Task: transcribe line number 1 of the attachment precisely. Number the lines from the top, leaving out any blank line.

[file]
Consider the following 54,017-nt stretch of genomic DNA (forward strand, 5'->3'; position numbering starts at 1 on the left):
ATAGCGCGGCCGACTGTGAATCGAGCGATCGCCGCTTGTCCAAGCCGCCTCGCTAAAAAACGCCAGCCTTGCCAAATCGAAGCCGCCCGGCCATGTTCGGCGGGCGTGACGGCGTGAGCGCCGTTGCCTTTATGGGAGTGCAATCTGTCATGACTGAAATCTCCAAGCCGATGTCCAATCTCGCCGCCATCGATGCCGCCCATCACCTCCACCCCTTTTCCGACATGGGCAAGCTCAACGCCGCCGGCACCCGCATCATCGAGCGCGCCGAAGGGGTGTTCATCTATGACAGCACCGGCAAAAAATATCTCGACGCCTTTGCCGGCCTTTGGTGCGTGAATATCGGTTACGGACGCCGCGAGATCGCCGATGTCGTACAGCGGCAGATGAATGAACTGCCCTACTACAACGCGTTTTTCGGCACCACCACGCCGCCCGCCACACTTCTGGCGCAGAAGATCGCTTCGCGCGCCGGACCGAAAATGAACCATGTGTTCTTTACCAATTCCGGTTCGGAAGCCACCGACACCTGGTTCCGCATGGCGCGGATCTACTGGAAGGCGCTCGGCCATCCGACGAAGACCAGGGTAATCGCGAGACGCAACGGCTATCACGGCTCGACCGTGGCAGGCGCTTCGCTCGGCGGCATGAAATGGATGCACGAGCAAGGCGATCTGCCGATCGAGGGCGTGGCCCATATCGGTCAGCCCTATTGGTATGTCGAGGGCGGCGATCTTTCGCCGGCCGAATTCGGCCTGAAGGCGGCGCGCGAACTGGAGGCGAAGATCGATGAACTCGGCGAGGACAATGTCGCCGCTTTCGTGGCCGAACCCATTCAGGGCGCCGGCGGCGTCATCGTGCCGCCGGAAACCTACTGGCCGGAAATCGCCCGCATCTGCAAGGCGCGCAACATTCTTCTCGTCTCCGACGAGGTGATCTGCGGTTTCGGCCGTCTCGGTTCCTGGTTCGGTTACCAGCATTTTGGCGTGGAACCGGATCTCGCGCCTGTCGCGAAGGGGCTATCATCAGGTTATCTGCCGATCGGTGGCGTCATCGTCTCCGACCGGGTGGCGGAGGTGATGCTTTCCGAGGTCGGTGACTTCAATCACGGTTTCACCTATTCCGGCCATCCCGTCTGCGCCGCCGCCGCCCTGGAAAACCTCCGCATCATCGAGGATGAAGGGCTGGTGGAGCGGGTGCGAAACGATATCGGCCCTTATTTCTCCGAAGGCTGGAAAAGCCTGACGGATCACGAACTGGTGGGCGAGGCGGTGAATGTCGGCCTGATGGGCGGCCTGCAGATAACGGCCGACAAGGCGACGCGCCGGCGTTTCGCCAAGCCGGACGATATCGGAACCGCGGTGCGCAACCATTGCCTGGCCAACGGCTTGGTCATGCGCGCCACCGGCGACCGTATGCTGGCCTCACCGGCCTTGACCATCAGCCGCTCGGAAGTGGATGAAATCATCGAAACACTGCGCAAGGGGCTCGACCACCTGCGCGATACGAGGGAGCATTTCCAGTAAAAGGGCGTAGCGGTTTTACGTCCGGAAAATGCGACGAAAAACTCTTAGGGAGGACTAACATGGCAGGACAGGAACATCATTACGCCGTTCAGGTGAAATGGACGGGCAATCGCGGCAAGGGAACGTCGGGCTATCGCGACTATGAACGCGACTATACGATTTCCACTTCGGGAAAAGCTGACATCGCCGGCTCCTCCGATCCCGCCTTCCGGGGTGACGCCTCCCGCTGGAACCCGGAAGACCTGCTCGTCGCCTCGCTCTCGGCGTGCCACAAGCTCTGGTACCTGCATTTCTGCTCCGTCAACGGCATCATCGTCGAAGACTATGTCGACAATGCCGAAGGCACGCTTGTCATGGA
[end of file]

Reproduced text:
Consider the following 54,017-nt stretch of genomic DNA (forward strand, 5'->3'; position numbering starts at 1 on the left):